Potential confounders and effect modifiers were identified from previous literature and incorporated into a directed acyclic graph,which guided our modeling strategy. (Table 1, Supplemental Fig. 1). The participants’ age was the age at which they completed the survey. Race and ethnicity were classified into “White,“ “Black,“ and “other races.“ Marital status was classified as “Married or Living with a partner” or “Living alone.“ Education level was divided into three categories: “Less than high school,“ “High school,“ and “more than high school.“ Our study also considered the ratio of family income to poverty (PIR), drinking status (at least 12 drinks of alcoholic beverages in the last year), smoking status (according to the criteria of at least 100 cigarettes/year divided into current smoking, former smoking and never smoking), and prior pregnancy. In addition, some research indicates that physical activity may boost the likelihood of conception in infertile women. Hence, we categorized leisure time physical activity into three groups: “the inactive group (no leisure-time physical activity)”; “the moderately active group ( leisure time moderate activity 1–5 times per week with MET ranging from 3 to 6 or leisure-time vigorous activity 1–3 times per week with MET > 6)”;“the vigorously active group (those who had more leisure-time moderate-or-vigorous activity than the above)“ .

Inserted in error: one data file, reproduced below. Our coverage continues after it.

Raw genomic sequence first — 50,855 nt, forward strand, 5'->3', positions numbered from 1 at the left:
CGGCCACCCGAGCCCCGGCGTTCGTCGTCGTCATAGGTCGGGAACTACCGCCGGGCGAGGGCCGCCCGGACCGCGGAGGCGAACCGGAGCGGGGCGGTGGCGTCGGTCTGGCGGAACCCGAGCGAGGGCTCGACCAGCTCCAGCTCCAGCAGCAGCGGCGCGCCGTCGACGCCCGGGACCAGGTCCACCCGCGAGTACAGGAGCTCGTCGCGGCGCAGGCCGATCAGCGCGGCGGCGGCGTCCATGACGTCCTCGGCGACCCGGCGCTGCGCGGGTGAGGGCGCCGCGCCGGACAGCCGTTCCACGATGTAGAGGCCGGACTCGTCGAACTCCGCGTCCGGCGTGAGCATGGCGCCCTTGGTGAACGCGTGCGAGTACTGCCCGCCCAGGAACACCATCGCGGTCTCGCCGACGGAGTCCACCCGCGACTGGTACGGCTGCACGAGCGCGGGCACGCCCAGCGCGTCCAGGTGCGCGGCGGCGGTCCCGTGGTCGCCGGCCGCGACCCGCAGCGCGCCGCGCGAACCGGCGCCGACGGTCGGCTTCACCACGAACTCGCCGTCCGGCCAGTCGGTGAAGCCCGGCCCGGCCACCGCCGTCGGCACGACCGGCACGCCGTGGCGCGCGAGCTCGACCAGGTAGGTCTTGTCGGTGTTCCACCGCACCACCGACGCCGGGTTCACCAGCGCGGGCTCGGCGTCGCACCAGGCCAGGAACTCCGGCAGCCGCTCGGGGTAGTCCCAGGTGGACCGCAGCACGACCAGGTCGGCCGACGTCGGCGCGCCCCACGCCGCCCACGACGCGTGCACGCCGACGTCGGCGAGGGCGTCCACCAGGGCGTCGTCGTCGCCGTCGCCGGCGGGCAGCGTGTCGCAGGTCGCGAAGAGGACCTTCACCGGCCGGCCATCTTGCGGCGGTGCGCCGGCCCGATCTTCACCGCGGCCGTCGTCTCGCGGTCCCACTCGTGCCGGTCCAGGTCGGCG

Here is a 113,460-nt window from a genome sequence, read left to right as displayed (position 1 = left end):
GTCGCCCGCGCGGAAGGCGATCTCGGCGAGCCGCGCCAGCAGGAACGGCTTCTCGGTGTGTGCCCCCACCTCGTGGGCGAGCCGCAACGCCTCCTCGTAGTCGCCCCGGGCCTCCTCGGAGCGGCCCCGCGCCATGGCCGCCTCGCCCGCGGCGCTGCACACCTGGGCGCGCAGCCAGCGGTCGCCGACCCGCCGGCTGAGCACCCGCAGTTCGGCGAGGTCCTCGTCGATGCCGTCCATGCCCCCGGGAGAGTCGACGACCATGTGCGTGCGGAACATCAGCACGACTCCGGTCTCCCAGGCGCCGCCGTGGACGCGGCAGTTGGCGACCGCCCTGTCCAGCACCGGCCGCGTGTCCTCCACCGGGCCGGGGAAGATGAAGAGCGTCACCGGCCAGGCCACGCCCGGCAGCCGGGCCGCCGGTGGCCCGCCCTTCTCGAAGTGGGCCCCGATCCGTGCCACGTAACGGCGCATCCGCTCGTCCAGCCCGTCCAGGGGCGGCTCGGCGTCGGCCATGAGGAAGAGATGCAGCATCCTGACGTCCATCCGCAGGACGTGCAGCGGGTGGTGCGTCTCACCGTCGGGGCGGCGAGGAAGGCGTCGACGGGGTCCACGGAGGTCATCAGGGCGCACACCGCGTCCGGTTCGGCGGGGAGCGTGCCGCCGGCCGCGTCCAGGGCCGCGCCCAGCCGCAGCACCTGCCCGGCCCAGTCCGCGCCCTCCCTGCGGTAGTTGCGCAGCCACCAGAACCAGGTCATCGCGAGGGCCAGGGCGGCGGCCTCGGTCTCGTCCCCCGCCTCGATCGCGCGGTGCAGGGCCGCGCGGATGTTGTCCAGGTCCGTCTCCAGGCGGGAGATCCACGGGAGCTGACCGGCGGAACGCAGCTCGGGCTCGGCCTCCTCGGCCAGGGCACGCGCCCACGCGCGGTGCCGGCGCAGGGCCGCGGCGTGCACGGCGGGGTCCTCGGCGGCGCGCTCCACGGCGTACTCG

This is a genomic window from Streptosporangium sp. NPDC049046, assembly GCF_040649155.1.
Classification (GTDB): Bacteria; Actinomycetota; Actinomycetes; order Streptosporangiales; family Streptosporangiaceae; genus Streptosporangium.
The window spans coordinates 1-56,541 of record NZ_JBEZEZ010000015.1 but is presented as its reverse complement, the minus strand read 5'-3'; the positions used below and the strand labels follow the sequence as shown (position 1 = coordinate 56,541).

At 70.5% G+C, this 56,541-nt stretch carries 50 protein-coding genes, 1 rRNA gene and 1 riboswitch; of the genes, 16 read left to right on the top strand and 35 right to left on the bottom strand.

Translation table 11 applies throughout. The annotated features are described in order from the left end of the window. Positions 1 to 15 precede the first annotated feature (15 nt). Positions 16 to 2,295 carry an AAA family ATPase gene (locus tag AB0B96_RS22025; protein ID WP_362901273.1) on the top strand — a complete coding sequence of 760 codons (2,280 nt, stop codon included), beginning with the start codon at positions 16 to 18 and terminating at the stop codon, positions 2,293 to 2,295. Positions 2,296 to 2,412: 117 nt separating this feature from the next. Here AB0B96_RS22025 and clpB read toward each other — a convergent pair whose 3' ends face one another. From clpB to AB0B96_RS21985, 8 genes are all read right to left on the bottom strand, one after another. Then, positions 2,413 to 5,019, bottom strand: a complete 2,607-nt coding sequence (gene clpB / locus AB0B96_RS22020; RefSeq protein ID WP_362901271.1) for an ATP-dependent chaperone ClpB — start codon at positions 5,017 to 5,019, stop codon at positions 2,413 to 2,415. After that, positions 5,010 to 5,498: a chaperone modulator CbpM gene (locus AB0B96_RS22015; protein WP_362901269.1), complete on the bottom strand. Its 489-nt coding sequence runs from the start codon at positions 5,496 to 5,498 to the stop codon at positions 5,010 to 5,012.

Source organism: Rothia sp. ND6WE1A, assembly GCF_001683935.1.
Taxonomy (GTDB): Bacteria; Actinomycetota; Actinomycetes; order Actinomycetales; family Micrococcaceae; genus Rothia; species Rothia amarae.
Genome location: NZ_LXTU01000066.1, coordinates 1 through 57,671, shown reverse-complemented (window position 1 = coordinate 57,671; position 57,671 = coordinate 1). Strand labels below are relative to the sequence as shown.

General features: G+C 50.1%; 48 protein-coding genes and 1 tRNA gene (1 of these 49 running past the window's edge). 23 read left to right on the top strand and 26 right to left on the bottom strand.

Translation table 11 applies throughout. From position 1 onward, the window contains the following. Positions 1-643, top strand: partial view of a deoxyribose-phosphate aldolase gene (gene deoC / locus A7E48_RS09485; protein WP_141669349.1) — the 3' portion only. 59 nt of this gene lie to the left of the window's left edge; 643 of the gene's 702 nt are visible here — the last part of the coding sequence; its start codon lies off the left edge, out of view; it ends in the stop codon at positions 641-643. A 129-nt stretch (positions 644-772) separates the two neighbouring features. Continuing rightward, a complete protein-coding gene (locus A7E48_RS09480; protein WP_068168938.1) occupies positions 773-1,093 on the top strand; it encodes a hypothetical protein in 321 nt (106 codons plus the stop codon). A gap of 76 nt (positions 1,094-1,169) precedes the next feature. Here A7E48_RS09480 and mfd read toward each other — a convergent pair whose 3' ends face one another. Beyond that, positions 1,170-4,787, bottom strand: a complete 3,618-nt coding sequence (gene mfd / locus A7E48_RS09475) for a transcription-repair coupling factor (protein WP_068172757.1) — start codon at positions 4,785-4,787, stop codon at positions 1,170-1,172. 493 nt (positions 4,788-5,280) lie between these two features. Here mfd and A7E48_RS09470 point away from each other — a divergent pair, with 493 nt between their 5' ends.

Analyses were performed on weighted samples, which permits correction for the over- or under-representation of survey respondents and generalization to the US population. χ2 test (categorical variables), Wilcoxon Rank Sum Test (continuous variables with nonnormal distribution) and T-test (continuous variables with normal distribution) were conducted to test for differences between fertility and infertility groups. Continuous variables were described using the mean and standard error, while categorical variables were described as frequency and percentages. Multiple imputation was conducted to reduce the sample size reduction caused by missing covariates. The principal analysis included five steps. First, we used three logistic regression models: (1) an unadjusted model, (2) an adjusted model containing age, and (3) an adjusted model including all covariables in Table 1(except for menstrual irregularities) to assess the association of BMI and WC with infertility separately. Trend tests were performed by treating the BMI/WC categories as continuous variables. Each group was assigned a median BMI/WC value to generate these categories. Second, the three logistic regression models mentioned previously were employed to estimate the odds ratios (ORs) and 95% confidence intervals (CIs) of infertility among participants across different phenotypes. Third, to investigate the dose-response relationship between BMI/WC and infertility in metabolically healthy and unhealthy participants, we utilized weighted restricted cubic spline (RCS) analysis. In the spline models, adjustments were made for all covariates. Fourth, we used the receiver operator characteristic (ROC) curve to test the accuracy of BMI and WC in predicting infertility among metabolically healthy and unhealthy participants, respectively. Fifth, we conducted two sensitivity analyses: restricting to women aged 27(the average age at first birth in the US)-35 years and excluding those with missing covariate data. We assumed younger women may not have attempted pregnancy and older women may experience weight change during infertility period. We performed all analyses using R (version 4.12). The nhanesR package (v. 0.9.2.3) was utilized to access NHANESR data, whereas the survey package (version 4.1.1) was used to analyze complex survey samples. Two-sided P < 0.05 was statistically significant.